Sun. May 19th, 2024

Biden replaces coordinator for Gaza aid with head of US Institute of Peace

Jamie Roberts By Jamie Roberts May11,2024

The Biden administration is appointing the head of the U.S. Institute of Peace (USIP) to take over the role of coordinator for humanitarian aid to Gaza.

Lise Grande, the CEO and President of USIP and veteran United Nations diplomat, will take over the role of special envoy for Middle East humanitarian issues, a position created one week after Hamas’s shocking attack against Israel on Oct. 7, and which triggered the ongoing war against the group in the Gaza Strip.

Grande takes over the position from David Satterfield, a former ambassador and veteran Middle East diplomat who has worked to address the dire humanitarian crisis in Gaza, where there’s little protection for civilians and aid workers who have been killed, wounded, displaced, and face starvation, with little to no safe areas for refuge or access to lifesaving materials. 

“The provision of life-saving humanitarian assistance into Gaza needs to be increased and sustained. Lise’s unique experience overseeing similar endeavors in complex and dangerous circumstances will allow her to continue this round the clock effort,” Secretary of State Antony Blinken said in a statement, announcing Grande’s appointment. 

“The United States will continue to pursue all possible avenues to ensure aid gets to the most vulnerable populations that need it, and that humanitarian workers operating in the region are protected,” he continued. “As Special Envoy, Lise will work closely with USAID, other colleagues across our government, regional partners and the Government of Israel to ensure this happens.”

Grande is a veteran diplomat of the U.N. leading, managing and coordinating large-scale operations, Blinken said, including in Iraq during the fight against the Islamic State, working to stabilize more than 20 cities that had been liberated from ISIS control.

“She has an extensive background working in Africa and the Middle East including as the head of UN humanitarian and development operations in Yemen, where she coordinated one of the UN’s largest operations globally,” the secretary added.

The humanitarian crisis in Gaza is one of the most complex situations for governments, the United Nations and aid workers trying to address and reach vulnerable civilians amid intense Israeli bombardment targeting Hamas’s military positions, that are largely embedded among civilian sites.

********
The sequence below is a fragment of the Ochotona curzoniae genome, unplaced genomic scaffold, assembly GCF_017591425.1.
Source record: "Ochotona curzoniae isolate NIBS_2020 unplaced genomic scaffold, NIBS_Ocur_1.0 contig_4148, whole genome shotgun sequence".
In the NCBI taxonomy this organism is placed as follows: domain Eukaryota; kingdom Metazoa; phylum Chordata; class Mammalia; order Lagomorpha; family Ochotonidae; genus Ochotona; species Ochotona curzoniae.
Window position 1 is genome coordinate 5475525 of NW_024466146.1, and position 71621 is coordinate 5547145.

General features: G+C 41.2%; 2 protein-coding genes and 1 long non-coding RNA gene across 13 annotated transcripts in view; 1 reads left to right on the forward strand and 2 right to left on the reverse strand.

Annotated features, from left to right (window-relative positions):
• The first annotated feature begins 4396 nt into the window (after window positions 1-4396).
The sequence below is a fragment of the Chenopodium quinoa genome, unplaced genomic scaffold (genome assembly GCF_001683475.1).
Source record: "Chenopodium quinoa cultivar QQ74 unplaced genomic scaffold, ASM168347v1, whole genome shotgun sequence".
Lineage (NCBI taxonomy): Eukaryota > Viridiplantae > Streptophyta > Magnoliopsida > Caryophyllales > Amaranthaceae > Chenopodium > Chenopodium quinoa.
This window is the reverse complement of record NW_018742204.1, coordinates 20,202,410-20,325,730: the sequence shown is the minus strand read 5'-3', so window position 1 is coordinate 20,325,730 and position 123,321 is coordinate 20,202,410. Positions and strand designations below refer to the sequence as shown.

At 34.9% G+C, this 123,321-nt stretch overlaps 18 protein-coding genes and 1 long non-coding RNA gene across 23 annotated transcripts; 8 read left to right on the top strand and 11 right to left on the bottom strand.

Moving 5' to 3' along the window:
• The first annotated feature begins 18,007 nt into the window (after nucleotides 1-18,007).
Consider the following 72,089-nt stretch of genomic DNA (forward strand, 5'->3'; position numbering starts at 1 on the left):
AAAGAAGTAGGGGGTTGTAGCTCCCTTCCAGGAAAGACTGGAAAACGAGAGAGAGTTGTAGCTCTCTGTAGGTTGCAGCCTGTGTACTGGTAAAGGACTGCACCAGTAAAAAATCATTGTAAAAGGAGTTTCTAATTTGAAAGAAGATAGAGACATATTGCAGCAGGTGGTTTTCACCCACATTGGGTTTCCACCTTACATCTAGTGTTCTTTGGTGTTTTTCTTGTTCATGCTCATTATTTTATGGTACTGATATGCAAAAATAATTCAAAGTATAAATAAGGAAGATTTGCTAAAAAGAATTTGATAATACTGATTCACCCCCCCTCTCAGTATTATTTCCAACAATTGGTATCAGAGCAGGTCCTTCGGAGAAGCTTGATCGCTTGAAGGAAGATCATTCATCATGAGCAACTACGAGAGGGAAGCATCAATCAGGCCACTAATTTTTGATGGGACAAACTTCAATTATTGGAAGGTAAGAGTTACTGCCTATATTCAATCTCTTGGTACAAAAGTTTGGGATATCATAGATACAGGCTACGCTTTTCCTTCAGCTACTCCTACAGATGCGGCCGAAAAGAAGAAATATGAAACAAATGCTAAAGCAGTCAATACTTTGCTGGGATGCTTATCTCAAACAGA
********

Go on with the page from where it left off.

An Israeli strike killing seven aid workers with the World Central Kitchen aid group earlier this month — in addition to the deaths of approximately 200 aid workers throughout Israel’s war against Hamas, and tens of thousands of civilian casualties — represents only one aspect of the impossible conditions challenging efforts to provide aid to Gaza’s most vulnerable population of more than one million people. 

Satterfield, speaking to reporters at the State Department Tuesday, said the humanitarian situation has improved since President Biden pressed Israeli Prime Minister Benjamin Netanyahu in a call on April 4. 

“The risk of famine throughout Gaza is very high, especially in the north. We’ve been very clear: Israel must do everything possible to facilitate efforts to avert famine in Gaza,” Satterfield said.

“Now, the President has made this point clear to Prime Minister Netanyahu during his April 4th call, and he also made clear that U.S. policy with respect to Gaza will be determined by our assessment of Israel’s actions — immediate actions — to protect innocent civilians and ensure the safety of humanitarian workers, as well as to increase the amount of assistance reaching those in need in Gaza,” he added.

The Biden administration is working to try and get Hamas to agree to a deal that would release an estimated 133 hostages it kidnapped from Israel on Oct. 7, in exchange for a six-week cease-fire deal, that is said to include a massive scale up of humanitarian assistance of food, shelter and medical treatment. 

But the administration is putting the blame on Hamas as rejecting the deal, and in particular the head of Hamas in Gaza, Yahya Sinwar, as an obstacle. The administration has said negotiations taking place in Egypt and Qatar and yielded progress, but that Sinwar had rejected these efforts. 

Biden released a joint statement Thursday with leaders of 17 countries whose citizens are being held hostage, were held hostage, or were killed in Hamas’s attack against Israel, pressuring the group to accept a U.S.-led deal for the hostage release and cease-fire.

Jamie Roberts

By Jamie Roberts

Jamie is an award-winning investigative journalist with a focus on uncovering corruption and advocating for social justice. With over a decade of experience in the field, Jamie's work has been instrumental in bringing about positive change in various communities.

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2 thoughts on “Biden replaces coordinator for Gaza aid with head of US Institute of Peace”
  1. As a feminist and humanitarian advocate, I believe Lise Grande is the right choice for coordinating aid to Gaza. Her extensive experience in handling complex humanitarian issues makes her well-equipped for this crucial role.

  2. It is essential that experienced individuals like Lise Grande are leading efforts to address the dire humanitarian crisis in Gaza. I believe her background in complex and dangerous circumstances will be crucial in providing life-saving aid to those in need.

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